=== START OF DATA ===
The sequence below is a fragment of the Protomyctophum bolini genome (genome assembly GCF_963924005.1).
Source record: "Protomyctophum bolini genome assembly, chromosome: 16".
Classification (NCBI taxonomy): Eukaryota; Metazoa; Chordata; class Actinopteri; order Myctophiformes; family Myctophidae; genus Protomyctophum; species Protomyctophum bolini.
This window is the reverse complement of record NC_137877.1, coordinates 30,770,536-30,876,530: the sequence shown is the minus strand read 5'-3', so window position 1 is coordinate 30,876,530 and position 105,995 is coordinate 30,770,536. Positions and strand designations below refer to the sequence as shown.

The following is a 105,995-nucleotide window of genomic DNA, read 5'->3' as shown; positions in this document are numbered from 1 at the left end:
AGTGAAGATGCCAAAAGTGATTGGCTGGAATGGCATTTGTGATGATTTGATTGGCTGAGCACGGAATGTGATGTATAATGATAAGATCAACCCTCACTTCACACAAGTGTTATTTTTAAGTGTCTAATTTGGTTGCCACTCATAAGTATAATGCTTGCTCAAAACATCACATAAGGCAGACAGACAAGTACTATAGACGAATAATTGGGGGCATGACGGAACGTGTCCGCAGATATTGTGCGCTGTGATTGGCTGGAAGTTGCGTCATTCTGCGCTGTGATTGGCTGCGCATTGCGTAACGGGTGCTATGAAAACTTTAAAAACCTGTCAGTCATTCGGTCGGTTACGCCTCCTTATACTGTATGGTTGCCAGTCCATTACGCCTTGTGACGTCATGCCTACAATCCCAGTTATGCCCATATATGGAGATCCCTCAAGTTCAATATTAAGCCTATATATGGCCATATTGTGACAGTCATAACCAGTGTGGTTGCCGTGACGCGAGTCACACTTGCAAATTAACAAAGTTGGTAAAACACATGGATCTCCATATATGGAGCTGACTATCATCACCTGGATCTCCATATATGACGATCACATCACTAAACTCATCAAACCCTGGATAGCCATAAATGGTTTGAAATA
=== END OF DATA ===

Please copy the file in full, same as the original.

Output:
The sequence below is a fragment of the Protomyctophum bolini genome (genome assembly GCF_963924005.1).
Source record: "Protomyctophum bolini genome assembly, chromosome: 16".
Classification (NCBI taxonomy): Eukaryota; Metazoa; Chordata; class Actinopteri; order Myctophiformes; family Myctophidae; genus Protomyctophum; species Protomyctophum bolini.
This window is the reverse complement of record NC_137877.1, coordinates 30,770,536-30,876,530: the sequence shown is the minus strand read 5'-3', so window position 1 is coordinate 30,876,530 and position 105,995 is coordinate 30,770,536. Positions and strand designations below refer to the sequence as shown.

The following is a 105,995-nucleotide window of genomic DNA, read 5'->3' as shown; positions in this document are numbered from 1 at the left end:
AGTGAAGATGCCAAAAGTGATTGGCTGGAATGGCATTTGTGATGATTTGATTGGCTGAGCACGGAATGTGATGTATAATGATAAGATCAACCCTCACTTCACACAAGTGTTATTTTTAAGTGTCTAATTTGGTTGCCACTCATAAGTATAATGCTTGCTCAAAACATCACATAAGGCAGACAGACAAGTACTATAGACGAATAATTGGGGGCATGACGGAACGTGTCCGCAGATATTGTGCGCTGTGATTGGCTGGAAGTTGCGTCATTCTGCGCTGTGATTGGCTGCGCATTGCGTAACGGGTGCTATGAAAACTTTAAAAACCTGTCAGTCATTCGGTCGGTTACGCCTCCTTATACTGTATGGTTGCCAGTCCATTACGCCTTGTGACGTCATGCCTACAATCCCAGTTATGCCCATATATGGAGATCCCTCAAGTTCAATATTAAGCCTATATATGGCCATATTGTGACAGTCATAACCAGTGTGGTTGCCGTGACGCGAGTCACACTTGCAAATTAACAAAGTTGGTAAAACACATGGATCTCCATATATGGAGCTGACTATCATCACCTGGATCTCCATATATGACGATCACATCACTAAACTCATCAAACCCTGGATAGCCATAAATGGTTTGAAATA